Since the mid-1990s, approximately 150,000 Americans have died of lung cancer every year, and the upward trend in total cancer deaths is largely due to the increasing rate of lung cancer mortality. Even if we could prevent cigarette smoking and exposure to other carcinogens today, hundreds of thousands of lung cancer cases would still need to be treated in the next decades. A major current effort in the lung cancer field is to detect and treat lung cancer at earlier stages to improve the survival of patients. In addition, identifying novel drug targets would allow for the development of more efficacious therapeutic strategies against lung tumors. Finally, lung cancer patients are treated following well-established protocols that most often do not take into account the genetic diversity of their tumors, and very little is known about prognostic factors for individual lung cancer patients. A better knowledge of the molecular events in lung cancer development would help to identify diagnostic and prognostic markers in lung cancer patients. Rb, p53 and Kras are among the most frequently mutated genes in human cancer. In particular, combinations of mutations in these three genes are often found in human lung cancer and define important clinical subtypes. Using advanced gene-targeting approaches, we and others have generated genetically engineered mice with mutations in these genes. These mutant mice develop tumors that closely resemble human lung tumors and provide a genetically tractable system to study lung tumorigenesis in vivo. Here, we propose to use comparative gene expression analysis to define genotype-specific oncogenic signatures using these mouse models of lung cancer. Our specific goals are: - To develop gene expression signatures from mouse tumors and compare them to human data to identify new human lung cancer subtypes. The validation of subtype-specific genes from these signatures will be performed using human tissue arrays. - To identify key regulators and "drivers" of these gene expression signatures using conventional bioinformatics approaches as well as a novel "event" centered gene network that we will develop. In particular, we will introduce the notion of ordered, causal events in lung cancer gene networks to identify key nodes in these gene networks. - To functionally analyze potential key regulators of these lung cancer gene expression signatures. To this end, we will first use gene expression-based high throughput screening to identify such regulators and we will then test their functional role in lung cancer development in vivo. The overall goal of our work is to begin to define critical pathways that are required for genotype-specific oncogenesis. Characterization of these pathways may provide a useful approach for identification of new approaches for diagnosis, prognosis, and targeted therapy in lung cancer patients.

Public Health Relevance

We propose to use a novel gene network to identify molecular events downstream of key oncogenic "driver" mutations for lung cancer by comparing gene expression profiles in lung tumors from genetically defined mouse models to gene expression profiles from human lung tumors. We will test the functional role of candidate regulators of lung cancer in mouse models and human tumor cell lines and tissues. Our experiments will lay the foundation needed for the development of novel strategies to detect and treat lung cancer, the number one cancer killer in both men and women in the United States.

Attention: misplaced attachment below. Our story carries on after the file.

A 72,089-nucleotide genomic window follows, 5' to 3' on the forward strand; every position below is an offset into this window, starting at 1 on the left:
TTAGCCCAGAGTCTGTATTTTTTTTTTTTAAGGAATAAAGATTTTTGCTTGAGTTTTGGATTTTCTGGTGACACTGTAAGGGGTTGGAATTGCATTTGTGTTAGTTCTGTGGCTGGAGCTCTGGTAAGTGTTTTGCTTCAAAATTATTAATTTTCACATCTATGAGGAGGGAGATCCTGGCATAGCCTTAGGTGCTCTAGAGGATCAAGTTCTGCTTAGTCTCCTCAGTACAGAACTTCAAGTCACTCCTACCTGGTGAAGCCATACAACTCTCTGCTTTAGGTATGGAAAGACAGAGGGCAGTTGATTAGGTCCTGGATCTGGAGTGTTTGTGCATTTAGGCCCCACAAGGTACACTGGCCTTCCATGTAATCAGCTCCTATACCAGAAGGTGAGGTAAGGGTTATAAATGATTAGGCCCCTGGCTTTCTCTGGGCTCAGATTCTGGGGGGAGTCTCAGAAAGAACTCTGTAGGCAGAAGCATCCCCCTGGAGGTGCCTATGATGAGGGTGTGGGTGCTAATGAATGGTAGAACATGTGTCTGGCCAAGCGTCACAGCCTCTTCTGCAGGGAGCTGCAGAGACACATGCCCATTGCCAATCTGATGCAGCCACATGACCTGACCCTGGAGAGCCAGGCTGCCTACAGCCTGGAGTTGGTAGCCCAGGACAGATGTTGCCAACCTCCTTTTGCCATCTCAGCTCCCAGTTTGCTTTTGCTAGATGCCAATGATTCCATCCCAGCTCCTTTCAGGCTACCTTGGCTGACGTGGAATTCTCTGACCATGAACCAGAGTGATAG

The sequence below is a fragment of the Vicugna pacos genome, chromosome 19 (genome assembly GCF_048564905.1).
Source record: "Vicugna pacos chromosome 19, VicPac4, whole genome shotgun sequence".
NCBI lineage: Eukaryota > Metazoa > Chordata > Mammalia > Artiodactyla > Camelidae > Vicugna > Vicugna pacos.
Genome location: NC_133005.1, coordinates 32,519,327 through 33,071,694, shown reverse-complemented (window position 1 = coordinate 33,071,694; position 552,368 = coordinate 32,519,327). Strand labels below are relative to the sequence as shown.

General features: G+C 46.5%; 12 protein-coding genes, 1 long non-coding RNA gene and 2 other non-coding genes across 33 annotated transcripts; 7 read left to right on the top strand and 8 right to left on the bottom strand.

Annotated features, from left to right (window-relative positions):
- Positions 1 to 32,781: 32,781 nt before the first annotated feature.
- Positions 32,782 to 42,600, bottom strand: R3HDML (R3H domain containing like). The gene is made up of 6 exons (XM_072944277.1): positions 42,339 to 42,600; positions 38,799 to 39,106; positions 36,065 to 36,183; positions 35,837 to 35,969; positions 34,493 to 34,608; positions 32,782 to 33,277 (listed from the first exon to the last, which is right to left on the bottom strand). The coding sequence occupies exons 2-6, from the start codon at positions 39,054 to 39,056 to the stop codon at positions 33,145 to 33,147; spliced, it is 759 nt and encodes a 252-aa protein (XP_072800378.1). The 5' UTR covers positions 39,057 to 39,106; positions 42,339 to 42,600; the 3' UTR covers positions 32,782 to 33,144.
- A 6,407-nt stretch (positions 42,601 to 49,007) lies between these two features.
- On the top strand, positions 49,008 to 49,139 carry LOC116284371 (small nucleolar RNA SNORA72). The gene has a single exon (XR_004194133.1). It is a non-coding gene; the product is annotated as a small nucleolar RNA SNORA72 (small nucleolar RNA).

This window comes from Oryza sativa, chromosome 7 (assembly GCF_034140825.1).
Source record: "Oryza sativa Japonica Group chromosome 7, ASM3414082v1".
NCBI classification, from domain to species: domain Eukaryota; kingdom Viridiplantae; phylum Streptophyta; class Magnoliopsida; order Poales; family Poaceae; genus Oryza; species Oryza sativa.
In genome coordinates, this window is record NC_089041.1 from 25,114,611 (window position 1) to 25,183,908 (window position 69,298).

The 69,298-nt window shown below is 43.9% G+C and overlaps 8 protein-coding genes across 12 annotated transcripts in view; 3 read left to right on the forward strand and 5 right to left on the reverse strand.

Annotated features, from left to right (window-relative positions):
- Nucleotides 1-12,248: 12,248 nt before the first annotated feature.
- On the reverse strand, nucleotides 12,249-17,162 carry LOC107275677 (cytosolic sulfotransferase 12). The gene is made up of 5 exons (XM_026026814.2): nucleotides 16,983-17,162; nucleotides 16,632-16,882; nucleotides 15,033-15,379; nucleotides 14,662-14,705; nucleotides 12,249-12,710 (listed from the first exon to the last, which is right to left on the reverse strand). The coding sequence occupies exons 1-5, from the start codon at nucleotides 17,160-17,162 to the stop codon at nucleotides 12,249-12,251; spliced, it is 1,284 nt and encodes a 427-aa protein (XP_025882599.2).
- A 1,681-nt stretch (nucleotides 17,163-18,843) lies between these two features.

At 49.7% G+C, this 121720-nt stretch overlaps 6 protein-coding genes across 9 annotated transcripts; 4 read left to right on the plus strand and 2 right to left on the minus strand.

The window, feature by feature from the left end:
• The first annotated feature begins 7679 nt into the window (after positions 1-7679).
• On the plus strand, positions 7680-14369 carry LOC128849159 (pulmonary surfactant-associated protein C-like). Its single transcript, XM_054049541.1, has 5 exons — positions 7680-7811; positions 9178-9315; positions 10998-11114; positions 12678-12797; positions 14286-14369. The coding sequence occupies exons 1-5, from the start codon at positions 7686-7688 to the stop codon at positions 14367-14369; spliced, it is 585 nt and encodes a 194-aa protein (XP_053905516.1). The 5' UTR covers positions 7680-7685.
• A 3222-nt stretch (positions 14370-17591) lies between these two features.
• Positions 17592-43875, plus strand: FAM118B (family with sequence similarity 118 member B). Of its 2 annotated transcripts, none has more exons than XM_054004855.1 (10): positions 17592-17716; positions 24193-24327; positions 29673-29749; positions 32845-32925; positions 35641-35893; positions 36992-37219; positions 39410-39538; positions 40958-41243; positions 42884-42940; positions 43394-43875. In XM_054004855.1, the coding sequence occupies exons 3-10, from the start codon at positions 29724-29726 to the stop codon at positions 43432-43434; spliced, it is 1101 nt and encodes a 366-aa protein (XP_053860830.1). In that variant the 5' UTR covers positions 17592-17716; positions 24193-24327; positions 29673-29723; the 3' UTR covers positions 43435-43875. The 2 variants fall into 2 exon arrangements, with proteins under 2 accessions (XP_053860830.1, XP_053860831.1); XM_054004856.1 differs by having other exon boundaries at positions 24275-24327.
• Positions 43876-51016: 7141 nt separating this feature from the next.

Agency
National Institute of Health (NIH)
Institute
National Cancer Institute (NCI)
Type
Research Project (R01)
Project #
5R01CA138256-05
Application #
8303011
Study Section
Special Emphasis Panel (ZCA1-GRB-I (O3))
Program Officer
Mechanic, Leah E
Project Start
2008-09-23
Project End
2014-07-31
Budget Start
2012-08-01
Budget End
2014-07-31
Support Year
5
Fiscal Year
2012
Total Cost
$521,052
Indirect Cost
$198,863
Name
Stanford University
Department
Pediatrics
Type
Schools of Medicine
DUNS #
009214214
City
Stanford
State
CA
Country
United States
Zip Code
94305
Chen, Ron; Khatri, Purvesh; Mazur, Pawel K et al. (2014) A meta-analysis of lung cancer gene expression identifies PTK7 as a survival gene in lung adenocarcinoma. Cancer Res 74:2892-902
Khatri, Purvesh; Roedder, Silke; Kimura, Naoyuki et al. (2013) A common rejection module (CRM) for acute rejection across multiple organs identifies novel therapeutics for organ transplantation. J Exp Med 210:2205-21
Jahchan, Nadine S; Dudley, Joel T; Mazur, Pawel K et al. (2013) A drug repositioning approach identifies tricyclic antidepressants as inhibitors of small cell lung cancer and other neuroendocrine tumors. Cancer Discov 3:1364-77
Khatri, Purvesh; Sirota, Marina; Butte, Atul J (2012) Ten years of pathway analysis: current approaches and outstanding challenges. PLoS Comput Biol 8:e1002375
Dudley, Joel T; Sirota, Marina; Shenoy, Mohan et al. (2011) Computational repositioning of the anticonvulsant topiramate for inflammatory bowel disease. Sci Transl Med 3:96ra76
Sirota, Marina; Dudley, Joel T; Kim, Jeewon et al. (2011) Discovery and preclinical validation of drug indications using compendia of public gene expression data. Sci Transl Med 3:96ra77
Chen, Rong; Davydov, Eugene V; Sirota, Marina et al. (2010) Non-synonymous and synonymous coding SNPs show similar likelihood and effect size of human disease association. PLoS One 5:e13574
Schaffer, Bethany E; Park, Kwon-Sik; Yiu, Gloria et al. (2010) Loss of p130 accelerates tumor development in a mouse model for human small-cell lung carcinoma. Cancer Res 70:3877-83
Vicent, Silvestre; Chen, Ron; Sayles, Leanne C et al. (2010) Wilms tumor 1 (WT1) regulates KRAS-driven oncogenesis and senescence in mouse and human models. J Clin Invest 120:3940-52